Smith, Greenstein: Major push for clean-car bills this fall

TRENTON – The Senate Environment and Energy Committee next week will consider a series of bills dealing with different aspects of “clean” cars.

The bills – most of which will be discussed only, not voted on – will touch on various aspects of the issue: charging stations, business tax credits, alternative-fueled vehicles, hybrid electric cars, and sales tax exemptions.

Committee Chairman Sen. Bob Smith, (D-17), Piscataway, said, “We are going to make a major effort on clean cars in this fall period of time. What we want to do is get them on the table and see which ones we think are meritorious.”

Smith has a timetable: Discuss these bills next week, then two meetings later consolidate or whittle them down to the ones having the most merit, then at a later meeting vote on the ones that seem best.

“We hope by November to have a really good package together for clean cars that will stimulate the economy tremendously,’’ Smith said.

This technology, he said, “has tremendous promise for the citizens of New Jersey, especially natural gas vehicles, which can cut the cost of transportation literally in half. You can get as many miles from natural gas for half the price of gasoline.”

But he said he wants to go about this process in an orderly, reasoned way, thus next week’s first step of holding a discussion-only meeting.

Among the bills that are on the agenda:

S2198: A Smith-sponsored bill that would establish a clean car commission. This one would be up for a vote.

S340: A bill sponsored by Sens. Linda Greenstein, (D-14), Plainsboro, and James Beach, (D-6), Cherry Hill, that would provide a corporate business tax credit for purchasing hybrid or electric cars.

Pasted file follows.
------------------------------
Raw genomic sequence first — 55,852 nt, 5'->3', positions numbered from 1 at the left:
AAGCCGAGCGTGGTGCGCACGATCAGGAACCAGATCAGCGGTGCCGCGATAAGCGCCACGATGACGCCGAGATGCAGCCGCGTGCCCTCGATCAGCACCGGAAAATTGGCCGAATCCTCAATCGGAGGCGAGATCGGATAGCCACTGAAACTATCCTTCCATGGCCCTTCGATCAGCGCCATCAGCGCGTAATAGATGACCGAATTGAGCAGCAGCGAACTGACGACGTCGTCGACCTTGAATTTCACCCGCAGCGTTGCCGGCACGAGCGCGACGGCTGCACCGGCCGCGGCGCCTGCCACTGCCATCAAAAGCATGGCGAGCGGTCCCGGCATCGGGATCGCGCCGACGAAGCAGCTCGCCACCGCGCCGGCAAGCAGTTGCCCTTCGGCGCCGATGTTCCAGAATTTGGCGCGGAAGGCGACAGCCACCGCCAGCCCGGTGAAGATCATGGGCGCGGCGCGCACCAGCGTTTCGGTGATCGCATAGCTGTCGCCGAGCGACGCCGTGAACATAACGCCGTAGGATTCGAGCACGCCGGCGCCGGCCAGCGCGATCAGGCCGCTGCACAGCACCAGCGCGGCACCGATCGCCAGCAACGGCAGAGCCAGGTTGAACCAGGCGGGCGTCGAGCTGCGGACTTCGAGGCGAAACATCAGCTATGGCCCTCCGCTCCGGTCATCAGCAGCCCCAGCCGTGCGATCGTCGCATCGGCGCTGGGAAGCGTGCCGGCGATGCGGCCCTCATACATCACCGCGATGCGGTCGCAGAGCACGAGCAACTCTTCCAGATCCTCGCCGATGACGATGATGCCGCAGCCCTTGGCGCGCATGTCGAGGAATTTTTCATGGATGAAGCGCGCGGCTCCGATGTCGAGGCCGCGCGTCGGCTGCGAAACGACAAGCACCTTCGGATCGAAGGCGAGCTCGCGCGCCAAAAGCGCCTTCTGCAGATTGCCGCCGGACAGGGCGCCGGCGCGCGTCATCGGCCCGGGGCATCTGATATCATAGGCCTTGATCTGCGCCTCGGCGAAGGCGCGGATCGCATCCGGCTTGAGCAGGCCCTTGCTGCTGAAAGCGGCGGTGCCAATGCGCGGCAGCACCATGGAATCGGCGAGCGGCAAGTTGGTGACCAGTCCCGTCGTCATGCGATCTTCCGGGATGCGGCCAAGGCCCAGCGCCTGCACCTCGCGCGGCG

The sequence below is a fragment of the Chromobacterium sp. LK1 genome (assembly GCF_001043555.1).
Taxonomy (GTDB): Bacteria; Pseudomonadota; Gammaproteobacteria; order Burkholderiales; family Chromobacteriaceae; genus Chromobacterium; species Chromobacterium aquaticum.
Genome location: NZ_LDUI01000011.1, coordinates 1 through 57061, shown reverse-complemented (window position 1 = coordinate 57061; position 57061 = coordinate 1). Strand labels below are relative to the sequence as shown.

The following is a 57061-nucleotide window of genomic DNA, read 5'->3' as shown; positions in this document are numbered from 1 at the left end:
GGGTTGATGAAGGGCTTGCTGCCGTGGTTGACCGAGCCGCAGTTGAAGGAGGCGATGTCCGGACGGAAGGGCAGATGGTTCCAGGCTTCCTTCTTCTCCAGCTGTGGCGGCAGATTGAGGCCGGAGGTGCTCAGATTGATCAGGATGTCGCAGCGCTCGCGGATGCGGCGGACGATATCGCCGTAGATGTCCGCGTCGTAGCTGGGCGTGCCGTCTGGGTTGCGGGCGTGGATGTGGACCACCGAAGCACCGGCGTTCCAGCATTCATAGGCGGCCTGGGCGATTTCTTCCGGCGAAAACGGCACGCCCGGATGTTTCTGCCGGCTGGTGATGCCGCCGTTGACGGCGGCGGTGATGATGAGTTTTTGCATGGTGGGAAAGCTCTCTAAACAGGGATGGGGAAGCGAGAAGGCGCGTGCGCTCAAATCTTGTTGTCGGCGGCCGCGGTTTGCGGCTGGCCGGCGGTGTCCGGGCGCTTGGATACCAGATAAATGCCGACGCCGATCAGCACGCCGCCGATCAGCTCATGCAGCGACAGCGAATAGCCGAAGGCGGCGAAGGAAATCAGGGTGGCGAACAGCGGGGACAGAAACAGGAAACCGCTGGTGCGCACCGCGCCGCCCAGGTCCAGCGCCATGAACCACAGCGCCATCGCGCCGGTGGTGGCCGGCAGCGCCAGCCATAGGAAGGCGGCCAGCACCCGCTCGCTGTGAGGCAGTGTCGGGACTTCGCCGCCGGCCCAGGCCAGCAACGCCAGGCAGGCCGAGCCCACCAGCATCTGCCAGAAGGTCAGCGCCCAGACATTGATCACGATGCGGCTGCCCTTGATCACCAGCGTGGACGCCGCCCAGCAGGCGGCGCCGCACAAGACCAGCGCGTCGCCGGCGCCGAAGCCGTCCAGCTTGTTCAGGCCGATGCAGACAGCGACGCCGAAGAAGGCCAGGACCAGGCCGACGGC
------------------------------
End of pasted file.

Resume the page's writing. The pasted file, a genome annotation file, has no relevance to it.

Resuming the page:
S345: A Greenstein bill offering similar tax credits for compressed natural gas vehicles.

S346: Again, a Greenstein bill, this one offering the tax breaks on fuel cell vehicles.

S371: This Beach-sponsored legislation would authorize state and local governments to enter into group purchasing agreements for alternative-fuel cars.

S400: This proposal by Sen. Diane Allen, (R-7), Edgewater Park, would have the Board of Public Utilities set up a pilot program to allow free parking for alternative-fuel vehicles.

S595: Sens. Jennifer Beck, (R-11), Red Bank, and Bob Gordon, (D-38), Fair Lawn, sponsored this bill offering a two-year sales tax exemption for fuel-efficient vehicles.

S955: This Allen bill would exempt electric vehicle charging stations from property taxes.

S980: A Greenstein bill that would encourage development of electric vehicle charging stations in transportation projects.

S983: A similar bill by Greenstein that would encourage a pilot program for level three charging stations. These would be systems providing 480-volt alternate current in a three-phase circuit at three different locations along the N.J. Turnpike.

S984: Greenstein sponsored this proposal to set up a pilot program for a public/private alternative fueling station.

Greenstein, who sponsored many of the bills, said she wanted to get the discussion started to help New Jersey reduce carbon emissions and its reliance on fossil fuels.

“We have to take charge and move in a new direction,’’ she said. Clean-car efforts are increasingly in use out West, she explained, and unlike opposition years ago – why purchase a hybrid if there are no charging stations? – the vehicles and the means to power them are starting to become more common.

“One of the biggest issues is who is going to pay for what, can it pay for itself,” Greenstein said. “We’ll have many hearings on it. The goal is to sort it all out.”

“Businesses get very nervous about new things,” she said. “Any time we’ve forged head and been creative, eventually it works out well.”

Smith, Greenstein: Major push for clean-car bills this fall